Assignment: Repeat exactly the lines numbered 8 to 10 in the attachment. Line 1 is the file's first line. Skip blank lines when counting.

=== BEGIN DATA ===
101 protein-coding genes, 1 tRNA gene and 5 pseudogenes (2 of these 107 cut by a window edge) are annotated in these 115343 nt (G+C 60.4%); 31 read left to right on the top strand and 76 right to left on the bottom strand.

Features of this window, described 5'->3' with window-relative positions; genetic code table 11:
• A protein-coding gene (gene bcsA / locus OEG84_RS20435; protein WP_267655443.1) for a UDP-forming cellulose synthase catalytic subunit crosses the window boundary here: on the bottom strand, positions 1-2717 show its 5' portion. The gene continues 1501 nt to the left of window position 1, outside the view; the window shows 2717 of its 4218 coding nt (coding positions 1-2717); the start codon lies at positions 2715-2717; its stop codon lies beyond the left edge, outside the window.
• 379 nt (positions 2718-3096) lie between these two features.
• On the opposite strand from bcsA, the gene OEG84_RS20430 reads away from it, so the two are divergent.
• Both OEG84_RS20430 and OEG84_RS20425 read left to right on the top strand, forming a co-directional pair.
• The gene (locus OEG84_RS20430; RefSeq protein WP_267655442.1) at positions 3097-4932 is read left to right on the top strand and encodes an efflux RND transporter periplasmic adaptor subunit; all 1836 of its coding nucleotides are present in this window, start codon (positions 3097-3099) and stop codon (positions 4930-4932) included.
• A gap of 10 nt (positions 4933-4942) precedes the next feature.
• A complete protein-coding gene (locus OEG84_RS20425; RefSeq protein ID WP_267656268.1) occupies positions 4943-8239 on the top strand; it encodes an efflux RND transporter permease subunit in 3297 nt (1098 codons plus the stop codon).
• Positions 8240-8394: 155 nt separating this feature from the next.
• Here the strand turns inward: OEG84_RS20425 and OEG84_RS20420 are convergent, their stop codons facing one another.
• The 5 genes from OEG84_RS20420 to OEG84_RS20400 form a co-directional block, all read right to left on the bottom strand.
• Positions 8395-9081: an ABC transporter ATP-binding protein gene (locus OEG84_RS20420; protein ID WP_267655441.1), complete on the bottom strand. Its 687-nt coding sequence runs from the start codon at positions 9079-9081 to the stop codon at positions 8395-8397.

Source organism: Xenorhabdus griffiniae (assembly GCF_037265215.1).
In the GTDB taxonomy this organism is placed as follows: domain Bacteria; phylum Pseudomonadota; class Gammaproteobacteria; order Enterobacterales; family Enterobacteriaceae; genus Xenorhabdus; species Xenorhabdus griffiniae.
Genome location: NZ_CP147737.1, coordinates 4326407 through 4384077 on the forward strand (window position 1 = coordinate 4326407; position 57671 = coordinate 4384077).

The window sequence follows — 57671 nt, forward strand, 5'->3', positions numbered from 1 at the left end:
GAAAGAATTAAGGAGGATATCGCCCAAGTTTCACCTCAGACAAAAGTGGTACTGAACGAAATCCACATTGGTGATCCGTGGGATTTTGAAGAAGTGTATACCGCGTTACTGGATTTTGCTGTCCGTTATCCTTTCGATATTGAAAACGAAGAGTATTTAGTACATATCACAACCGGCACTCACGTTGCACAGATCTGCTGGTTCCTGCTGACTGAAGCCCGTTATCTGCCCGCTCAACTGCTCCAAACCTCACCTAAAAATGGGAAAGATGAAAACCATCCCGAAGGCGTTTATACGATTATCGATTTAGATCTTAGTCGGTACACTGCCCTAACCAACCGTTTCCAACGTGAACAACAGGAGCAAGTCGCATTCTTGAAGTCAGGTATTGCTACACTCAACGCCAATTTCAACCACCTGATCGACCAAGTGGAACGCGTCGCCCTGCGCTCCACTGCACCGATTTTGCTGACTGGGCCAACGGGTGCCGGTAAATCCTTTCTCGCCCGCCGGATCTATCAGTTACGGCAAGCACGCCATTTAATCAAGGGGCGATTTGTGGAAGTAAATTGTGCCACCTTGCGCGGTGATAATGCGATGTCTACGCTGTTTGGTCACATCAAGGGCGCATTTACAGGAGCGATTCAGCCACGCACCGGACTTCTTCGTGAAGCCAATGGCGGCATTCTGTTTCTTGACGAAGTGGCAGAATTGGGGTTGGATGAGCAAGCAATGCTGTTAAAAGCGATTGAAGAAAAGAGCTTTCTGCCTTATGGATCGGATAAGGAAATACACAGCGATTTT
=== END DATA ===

• A gap of 10 nt (positions 4933-4942) precedes the next feature.
• A complete protein-coding gene (locus OEG84_RS20425; RefSeq protein ID WP_267656268.1) occupies positions 4943-8239 on the top strand; it encodes an efflux RND transporter permease subunit in 3297 nt (1098 codons plus the stop codon).
• Positions 8240-8394: 155 nt separating this feature from the next.